A physiological role for osmotically responsive TRPV channels is indisputable in C. elegans; among higher eukaryotes, data are emerging more slowly. Initial speculation was fueled by the attractive localization of TRPV4 to key mechanosensory and osmosensory tissues, including the mechanosensitive neurons of the mammalian inner ear hair cells and the cells of the osmosensing blood–brain barrier-deficient circum-ventricular nuclei [5,12]. TRPV4’s expression in the latter context suggested a role in systemic rather than purely cellular osmoregulation. Arguably the best way to assess TRPV4 function in vivo is through targeted gene deletion. Two groups have done this, generating TRPV4−/− mice using slightly but perhaps significantly dissimilar methodologies. Although both sets of knockout mice differ from their wild-type counterparts, they unexpectedly exhibit dissimilar phenotypes (see below). In order to fully appreciate a role for TRPV4 in kidney regulation of water balance, and to speculate on mechanisms through which this might be achieved, it is instructive to review the functional anatomy of TRPV4 expression in the mammalian kidney.

Functional Anatomy of TRPV4 in the Mammalian Kidney

Four reports of the cloning of TRPV4 independently noted expression of the channel in the kidney [5–8], particularly in the distal convoluted tubule. In a person of average size, the kidneys convert ~150 liters of daily glomerular filtrate (potential urine or “proto-urine”) into 0.5–1.5 liters of urine; in so doing, they also reabsorb nearly all of the filtered water and inorganic ions, as well as glucose, amino acids, and a wide variety of essential plasma constituents [54]. This 100-fold reduction in urine volume achieved along the kidney tubule is vital; in its absence, lethal volume depletion and hypotension would ensue in minutes. Such robust water conservation is achieved via a combination of apical water permeability of specific kidney tubule segments and a hyperosmotic renal medullary interstitium. Together, these factors establish both a route and a driving force for water reabsorption from the tubule lumen into the systemic circulation. Although no data unequivocally impute a role for TRPV4 in this process, clues have emerged from a detailed investigation of the distribution of TRPV4 expression in the kidney. Glomerular filtrate traverses the hyperosmotic renal medulla via the tight hairpinlike Loop of Henle (Figure 29.2A). The cells lining the “descending” arm of the loop are freely water permeant; the filtrate becomes progressively more concentrated as water traverses the tubule. An abrupt transition occurs at the genu of the loop, where the “descending” limb meets the “ascending” limb: here, apical water permeability abruptly ceases. This architecture “traps” the newly concentrated filtrate in the lumen, preventing its passive dilution by water entry as it exits the hypertonic inner medulla of the kidney. Interestingly, expression of TRPV4 is completely absent along the early parts of the kidney tubule where passive water reabsorption takes place; however, precisely at the transition between tubule water permeability and impermeability (at the hairpin turn at the base of the Loop of Henle), TRPV4 expression abruptly emerges (Figure 29.2A; [30]). TRPV4 expression continues thereafter for the length of the kidney tubule. The solitary exception is the highly specialized tubule segment called the macula densa—the only other tubule segment exhibiting constitutive apical water permeability. Here, as in the more proximal water-permeant tubule segments, TRPV4 expression is absent [30]. Therefore, TRPV4 expression in the kidney is entirely restricted to those tubule segments that lack constitutive apical water permeability and where a transcellular osmotic gradient may be expected to develop.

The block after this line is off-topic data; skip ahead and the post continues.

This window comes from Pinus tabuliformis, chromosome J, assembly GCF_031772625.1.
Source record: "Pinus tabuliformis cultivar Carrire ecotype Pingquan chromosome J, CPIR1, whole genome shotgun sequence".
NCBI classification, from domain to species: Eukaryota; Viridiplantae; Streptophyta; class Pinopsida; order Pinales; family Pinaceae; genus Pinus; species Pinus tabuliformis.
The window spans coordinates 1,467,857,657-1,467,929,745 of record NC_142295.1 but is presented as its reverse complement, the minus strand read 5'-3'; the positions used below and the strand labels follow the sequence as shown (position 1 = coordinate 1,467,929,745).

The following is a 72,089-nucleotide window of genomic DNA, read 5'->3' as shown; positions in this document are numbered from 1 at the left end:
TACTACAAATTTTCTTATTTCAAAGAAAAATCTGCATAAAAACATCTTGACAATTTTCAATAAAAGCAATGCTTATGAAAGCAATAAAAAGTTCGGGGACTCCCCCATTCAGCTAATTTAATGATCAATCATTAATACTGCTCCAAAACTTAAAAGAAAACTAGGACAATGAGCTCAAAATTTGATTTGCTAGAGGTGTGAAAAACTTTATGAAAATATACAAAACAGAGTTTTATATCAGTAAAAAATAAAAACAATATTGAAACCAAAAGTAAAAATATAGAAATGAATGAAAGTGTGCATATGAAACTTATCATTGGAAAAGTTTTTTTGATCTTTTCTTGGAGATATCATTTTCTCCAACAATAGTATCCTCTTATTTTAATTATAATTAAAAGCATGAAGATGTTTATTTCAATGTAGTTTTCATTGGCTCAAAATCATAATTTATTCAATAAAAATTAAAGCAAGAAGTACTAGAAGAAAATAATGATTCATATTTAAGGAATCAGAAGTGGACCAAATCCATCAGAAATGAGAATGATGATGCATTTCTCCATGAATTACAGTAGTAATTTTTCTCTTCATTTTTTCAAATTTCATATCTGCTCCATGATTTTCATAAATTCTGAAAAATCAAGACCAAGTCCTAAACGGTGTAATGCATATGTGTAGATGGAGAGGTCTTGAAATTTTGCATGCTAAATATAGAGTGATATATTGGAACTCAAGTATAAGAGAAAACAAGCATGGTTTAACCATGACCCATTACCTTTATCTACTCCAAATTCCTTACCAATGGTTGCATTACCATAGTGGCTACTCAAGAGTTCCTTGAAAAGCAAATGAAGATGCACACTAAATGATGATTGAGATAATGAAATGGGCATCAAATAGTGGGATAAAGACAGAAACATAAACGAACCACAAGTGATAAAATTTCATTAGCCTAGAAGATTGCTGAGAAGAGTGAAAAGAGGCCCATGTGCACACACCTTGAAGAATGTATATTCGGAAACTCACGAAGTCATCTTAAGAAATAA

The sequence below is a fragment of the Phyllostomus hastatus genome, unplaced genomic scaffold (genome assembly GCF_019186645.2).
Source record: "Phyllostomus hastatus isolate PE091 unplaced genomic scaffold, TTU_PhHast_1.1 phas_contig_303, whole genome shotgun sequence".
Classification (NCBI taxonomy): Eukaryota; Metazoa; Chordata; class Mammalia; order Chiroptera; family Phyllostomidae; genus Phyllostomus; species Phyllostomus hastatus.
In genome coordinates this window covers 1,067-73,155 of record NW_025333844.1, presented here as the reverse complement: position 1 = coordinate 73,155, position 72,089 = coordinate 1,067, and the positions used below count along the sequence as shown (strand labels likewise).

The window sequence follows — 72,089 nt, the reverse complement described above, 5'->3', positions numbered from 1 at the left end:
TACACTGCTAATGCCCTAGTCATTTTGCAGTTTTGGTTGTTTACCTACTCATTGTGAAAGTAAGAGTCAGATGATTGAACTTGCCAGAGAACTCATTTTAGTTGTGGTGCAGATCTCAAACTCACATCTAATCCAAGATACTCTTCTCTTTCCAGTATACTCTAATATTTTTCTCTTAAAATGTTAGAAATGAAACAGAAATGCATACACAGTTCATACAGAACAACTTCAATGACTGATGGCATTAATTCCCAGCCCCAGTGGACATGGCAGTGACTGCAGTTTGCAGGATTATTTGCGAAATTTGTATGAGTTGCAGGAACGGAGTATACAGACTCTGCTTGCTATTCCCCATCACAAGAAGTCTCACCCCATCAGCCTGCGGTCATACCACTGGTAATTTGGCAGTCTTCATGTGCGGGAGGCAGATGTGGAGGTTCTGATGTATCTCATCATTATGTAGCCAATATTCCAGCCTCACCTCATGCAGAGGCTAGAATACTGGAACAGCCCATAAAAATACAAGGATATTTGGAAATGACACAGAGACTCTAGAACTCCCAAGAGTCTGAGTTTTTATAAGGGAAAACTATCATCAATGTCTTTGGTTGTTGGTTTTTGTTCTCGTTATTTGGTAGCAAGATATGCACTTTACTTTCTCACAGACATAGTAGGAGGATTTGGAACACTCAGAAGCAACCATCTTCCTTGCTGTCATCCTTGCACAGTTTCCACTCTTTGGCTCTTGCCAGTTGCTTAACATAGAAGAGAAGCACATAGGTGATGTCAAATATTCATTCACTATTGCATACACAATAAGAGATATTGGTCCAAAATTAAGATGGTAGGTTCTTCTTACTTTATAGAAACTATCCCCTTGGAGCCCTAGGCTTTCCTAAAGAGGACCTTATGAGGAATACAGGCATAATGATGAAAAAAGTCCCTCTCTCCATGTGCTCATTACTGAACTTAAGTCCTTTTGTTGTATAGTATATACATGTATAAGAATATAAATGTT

FIGURE 29.2. TRPV4 in the mammalian kidney.


TRPV4 in the mammalian kidney. (A) TRPV4 expression along the mouse and rat nephron. Black shading indicates strong TRPV4 expression; gray shading indicates less intense TRPV4 expression. Throughout the course of the collecting duct, expression was stronger (more...)